docile or not?
"Then He breathed on them and said: 'Receive the Holy Spirit.' " —John 20:22
Most of us reading this reflection are baptized and confirmed Catholics. We went to Mass today and possibly have been praying the Pentecost novena for the past nine days in imitation of the very first Novena ever prayed (see Acts 1:4; 2:1). We may have heard a great homily today about how not to "stifle the Spirit" (1 Thes 5:19). However, it's likely that most of you probably weren't preached to about being totally docile to the Holy Spirit. We might have been asked today: "How are you using your spiritual gifts to advance the Kingdom of God?" If, however, you are lord of your workload, and not a worker for the Lord, your gifts and works won't bear much fruit.
Being docile to the Holy Spirit means that we are seeking the Lord of the work, not just seeking the work of the Lord. Being docile means that we aren't working on too many things for God, because the devil often tempts us with too many good things, in an effort to prevent us from focusing on that main thing God has called us to do.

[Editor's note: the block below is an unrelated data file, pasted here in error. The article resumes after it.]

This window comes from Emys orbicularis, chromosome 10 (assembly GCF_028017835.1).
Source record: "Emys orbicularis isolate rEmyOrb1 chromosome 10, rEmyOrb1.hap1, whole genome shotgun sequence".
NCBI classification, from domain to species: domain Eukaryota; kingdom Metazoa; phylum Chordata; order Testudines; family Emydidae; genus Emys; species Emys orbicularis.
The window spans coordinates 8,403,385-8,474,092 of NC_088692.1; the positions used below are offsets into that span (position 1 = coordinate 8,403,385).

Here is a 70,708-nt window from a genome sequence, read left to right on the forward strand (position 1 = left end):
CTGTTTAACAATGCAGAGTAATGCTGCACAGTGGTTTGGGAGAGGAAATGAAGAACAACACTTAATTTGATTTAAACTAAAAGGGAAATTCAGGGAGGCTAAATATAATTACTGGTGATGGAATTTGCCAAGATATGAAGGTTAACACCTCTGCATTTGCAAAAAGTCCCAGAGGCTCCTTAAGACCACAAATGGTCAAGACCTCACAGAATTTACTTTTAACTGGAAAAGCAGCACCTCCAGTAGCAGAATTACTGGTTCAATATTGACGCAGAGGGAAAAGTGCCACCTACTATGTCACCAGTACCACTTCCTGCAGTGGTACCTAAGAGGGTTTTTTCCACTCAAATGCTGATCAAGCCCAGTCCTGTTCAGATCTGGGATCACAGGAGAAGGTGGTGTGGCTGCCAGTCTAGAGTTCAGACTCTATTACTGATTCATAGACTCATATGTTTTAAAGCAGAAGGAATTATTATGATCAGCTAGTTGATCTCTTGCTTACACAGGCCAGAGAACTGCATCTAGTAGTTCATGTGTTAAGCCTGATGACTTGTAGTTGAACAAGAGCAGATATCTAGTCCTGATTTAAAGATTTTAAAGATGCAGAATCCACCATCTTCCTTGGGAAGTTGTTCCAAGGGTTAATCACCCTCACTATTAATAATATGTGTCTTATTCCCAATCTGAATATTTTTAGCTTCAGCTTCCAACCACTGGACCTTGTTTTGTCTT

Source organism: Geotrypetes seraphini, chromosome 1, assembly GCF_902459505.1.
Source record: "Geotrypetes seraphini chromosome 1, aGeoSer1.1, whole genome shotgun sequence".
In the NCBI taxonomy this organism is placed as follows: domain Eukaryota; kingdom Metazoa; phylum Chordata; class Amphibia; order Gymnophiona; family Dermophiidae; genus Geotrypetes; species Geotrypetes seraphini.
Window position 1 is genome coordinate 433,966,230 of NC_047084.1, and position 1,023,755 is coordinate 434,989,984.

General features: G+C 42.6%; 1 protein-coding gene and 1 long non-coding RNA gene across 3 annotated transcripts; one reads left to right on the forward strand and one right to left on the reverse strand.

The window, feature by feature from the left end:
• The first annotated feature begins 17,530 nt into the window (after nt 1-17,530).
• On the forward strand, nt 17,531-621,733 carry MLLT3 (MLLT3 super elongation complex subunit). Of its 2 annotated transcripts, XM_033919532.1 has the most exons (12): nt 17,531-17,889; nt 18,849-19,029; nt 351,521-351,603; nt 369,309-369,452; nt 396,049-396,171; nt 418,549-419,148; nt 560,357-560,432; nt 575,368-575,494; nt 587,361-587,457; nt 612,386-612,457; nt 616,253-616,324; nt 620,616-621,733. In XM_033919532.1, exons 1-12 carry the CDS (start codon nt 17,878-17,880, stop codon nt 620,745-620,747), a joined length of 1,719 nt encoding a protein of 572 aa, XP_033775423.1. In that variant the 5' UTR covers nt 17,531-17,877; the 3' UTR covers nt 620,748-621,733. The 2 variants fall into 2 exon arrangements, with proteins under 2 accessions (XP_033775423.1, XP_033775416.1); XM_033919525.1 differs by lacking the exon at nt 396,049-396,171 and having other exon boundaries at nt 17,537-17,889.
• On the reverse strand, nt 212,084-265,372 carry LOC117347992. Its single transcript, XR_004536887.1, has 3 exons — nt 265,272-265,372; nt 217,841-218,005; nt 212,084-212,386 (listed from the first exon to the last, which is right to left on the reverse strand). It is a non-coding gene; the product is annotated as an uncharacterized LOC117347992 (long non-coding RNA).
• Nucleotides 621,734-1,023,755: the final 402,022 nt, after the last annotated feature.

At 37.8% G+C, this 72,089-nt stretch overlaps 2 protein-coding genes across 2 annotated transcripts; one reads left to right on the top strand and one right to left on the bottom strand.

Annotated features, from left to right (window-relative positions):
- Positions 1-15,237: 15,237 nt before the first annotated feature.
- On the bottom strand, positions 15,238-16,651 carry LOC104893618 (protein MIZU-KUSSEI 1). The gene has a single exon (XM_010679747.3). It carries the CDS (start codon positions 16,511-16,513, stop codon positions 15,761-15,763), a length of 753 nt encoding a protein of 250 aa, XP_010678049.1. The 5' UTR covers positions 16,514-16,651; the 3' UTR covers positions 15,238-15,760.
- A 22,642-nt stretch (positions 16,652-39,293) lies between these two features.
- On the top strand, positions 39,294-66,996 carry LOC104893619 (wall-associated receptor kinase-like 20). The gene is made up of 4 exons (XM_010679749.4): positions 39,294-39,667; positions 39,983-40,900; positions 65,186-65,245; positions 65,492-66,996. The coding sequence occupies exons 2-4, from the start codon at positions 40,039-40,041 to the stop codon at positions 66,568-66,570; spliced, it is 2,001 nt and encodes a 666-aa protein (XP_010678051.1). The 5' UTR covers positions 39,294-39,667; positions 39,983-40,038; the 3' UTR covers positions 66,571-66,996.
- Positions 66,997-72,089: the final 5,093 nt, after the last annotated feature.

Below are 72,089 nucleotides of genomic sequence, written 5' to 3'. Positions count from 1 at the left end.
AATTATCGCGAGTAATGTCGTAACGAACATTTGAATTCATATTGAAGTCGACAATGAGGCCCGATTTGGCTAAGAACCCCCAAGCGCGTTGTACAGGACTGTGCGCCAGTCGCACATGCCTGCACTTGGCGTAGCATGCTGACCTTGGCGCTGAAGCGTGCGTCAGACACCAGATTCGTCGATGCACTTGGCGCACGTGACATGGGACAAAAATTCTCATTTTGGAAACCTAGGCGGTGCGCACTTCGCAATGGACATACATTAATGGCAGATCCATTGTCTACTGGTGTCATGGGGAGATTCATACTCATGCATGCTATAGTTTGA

Stop, drop everything, and listen to that soft voice of the Holy Spirit. "Receive the Holy Spirit" (Jn 20:22). Respond to His urgings. Ask the Lord to reveal that main thing He wants you to do today. Write it down. Discern it. Ask advice of other believers. Live it out.
Prayer: Jesus, I ask You to make me as docile to Your Holy Spirit as humanly possible. Come, Holy Spirit, instruct me on what You want my purpose to be today.
Promise: "All were filled with the Holy Spirit." —Acts 2:4
Praise: All praise and glory to the Father, Son, and Holy Spirit! Alleluia!
Reference: (This teaching was submitted by a member of our editorial team.)
Rescript: †Most Reverend Joseph R. Binzer, Auxiliary Bishop, Vicar General of the Archdiocese of Cincinnati, January 2, 2014
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